Welcome to Heart to Heart Nurses, brought to you by the Preventive Cardiovascular Nurses Association. PCNA's mission is to promote nurses as leaders in cardiovascular disease prevention and management.  

Geralyn Warfield (host): Welcome to our audience. In today's episode, we will be discussing the interrelationship of cancer and cardiovascular disease for patients of all ages. My guests today are Lisa Nodzon and Chelsea Kriesberg. Lisa, could you introduce yourself to us please?  

Lisa Nodzon (guest): Hi. Yes, thank you, Geralyn. I am a Lead Advanced Registered Nurse Practitioner in the Department of Malignant Hematology at the H. Lee Moffitt Cancer Center and Research Institute in Tampa, Florida.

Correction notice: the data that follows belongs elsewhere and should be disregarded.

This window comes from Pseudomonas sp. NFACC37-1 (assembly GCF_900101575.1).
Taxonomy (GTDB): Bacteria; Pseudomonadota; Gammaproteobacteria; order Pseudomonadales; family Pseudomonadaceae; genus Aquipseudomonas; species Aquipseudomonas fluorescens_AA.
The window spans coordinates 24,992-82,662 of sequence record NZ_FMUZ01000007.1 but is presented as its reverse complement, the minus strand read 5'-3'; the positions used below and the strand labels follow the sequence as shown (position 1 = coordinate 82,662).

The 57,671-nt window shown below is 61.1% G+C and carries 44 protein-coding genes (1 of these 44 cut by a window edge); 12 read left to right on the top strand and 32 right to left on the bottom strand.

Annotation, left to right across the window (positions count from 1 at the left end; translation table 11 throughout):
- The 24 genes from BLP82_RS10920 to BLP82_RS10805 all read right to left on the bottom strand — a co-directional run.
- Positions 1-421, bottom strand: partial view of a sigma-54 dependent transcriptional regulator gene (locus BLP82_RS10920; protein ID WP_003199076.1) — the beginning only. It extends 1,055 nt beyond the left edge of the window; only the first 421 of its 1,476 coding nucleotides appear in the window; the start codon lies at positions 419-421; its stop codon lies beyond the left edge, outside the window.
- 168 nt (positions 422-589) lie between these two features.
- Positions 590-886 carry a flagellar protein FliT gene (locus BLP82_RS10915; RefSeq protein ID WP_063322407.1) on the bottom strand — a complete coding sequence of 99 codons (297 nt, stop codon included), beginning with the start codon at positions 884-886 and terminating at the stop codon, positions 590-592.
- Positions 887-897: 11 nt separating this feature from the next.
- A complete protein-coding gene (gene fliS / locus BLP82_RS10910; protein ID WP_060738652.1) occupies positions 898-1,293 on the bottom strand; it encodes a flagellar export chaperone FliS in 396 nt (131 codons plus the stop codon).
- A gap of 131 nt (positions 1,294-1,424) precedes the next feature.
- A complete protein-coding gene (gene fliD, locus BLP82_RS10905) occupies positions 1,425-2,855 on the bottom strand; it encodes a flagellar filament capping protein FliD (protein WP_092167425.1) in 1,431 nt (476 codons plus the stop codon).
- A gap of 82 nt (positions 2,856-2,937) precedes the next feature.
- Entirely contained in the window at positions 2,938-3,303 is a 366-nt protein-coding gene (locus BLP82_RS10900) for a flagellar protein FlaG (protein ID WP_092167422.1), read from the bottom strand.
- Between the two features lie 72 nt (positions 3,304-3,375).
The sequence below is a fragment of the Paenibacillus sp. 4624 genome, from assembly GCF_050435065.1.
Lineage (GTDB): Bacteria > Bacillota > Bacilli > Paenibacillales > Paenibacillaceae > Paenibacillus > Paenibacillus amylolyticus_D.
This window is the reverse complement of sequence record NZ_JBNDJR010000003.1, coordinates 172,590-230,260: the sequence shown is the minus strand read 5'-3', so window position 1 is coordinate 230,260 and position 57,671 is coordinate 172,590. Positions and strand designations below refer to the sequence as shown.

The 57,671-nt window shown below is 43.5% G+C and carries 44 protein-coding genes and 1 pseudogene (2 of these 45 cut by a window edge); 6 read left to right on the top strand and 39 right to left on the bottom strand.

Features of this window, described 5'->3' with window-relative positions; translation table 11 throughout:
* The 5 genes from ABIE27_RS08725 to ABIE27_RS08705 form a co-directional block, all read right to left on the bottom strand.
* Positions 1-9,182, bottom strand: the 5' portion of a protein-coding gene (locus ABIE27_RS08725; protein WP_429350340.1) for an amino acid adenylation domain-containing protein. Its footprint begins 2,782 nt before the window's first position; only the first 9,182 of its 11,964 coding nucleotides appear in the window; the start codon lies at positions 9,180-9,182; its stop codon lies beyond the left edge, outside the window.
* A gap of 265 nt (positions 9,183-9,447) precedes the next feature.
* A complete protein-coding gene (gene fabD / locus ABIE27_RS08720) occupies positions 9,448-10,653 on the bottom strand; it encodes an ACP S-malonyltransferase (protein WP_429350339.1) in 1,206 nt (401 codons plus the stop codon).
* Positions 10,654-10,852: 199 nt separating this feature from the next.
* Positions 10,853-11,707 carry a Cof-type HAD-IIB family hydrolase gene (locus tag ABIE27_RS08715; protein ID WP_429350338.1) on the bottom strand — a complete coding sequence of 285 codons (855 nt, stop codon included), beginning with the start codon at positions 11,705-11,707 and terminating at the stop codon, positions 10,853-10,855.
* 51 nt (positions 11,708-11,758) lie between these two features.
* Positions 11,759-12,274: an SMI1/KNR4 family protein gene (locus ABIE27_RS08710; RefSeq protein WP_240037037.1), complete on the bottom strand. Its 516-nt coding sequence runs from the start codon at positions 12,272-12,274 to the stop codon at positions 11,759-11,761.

I've been practicing there since 2010 with a focus on chronic myeloid and chronic lymphoid leukemias. But I have a special interest as well in the mitigation and management of [00:01:00] cardiotoxicities imparted by the treatment modalities used in the management of these disease states. And we do a lot of coordination with patient care within our cardio-oncology department at Moffitt Cancer Center. 

And I'm also pleased to announce that I just joined ICOS [International Cardio-Oncology Society] as the Chair for Clinician Education. Thank you for having me here today.  

Geralyn Warfield (host): Chelsea, could you please introduce yourself to our audience? 

Chelsea Kriesberg (guest): Hi. Yes, absolutely. Thank you so much for having me. My name is Chelsea Kreisberg, and I am a Pediatric Nurse Practitioner with the Division of Cardiology at Advocate Children's Hospital outside of Chicago. 

I am also our institution's Team Lead for Pediatric Cardio-Oncology, and I'm the chair of the International Cardio-Oncology Society, or ICOS’—like Lisa mentioned--Pediatric Nursing subcommittee.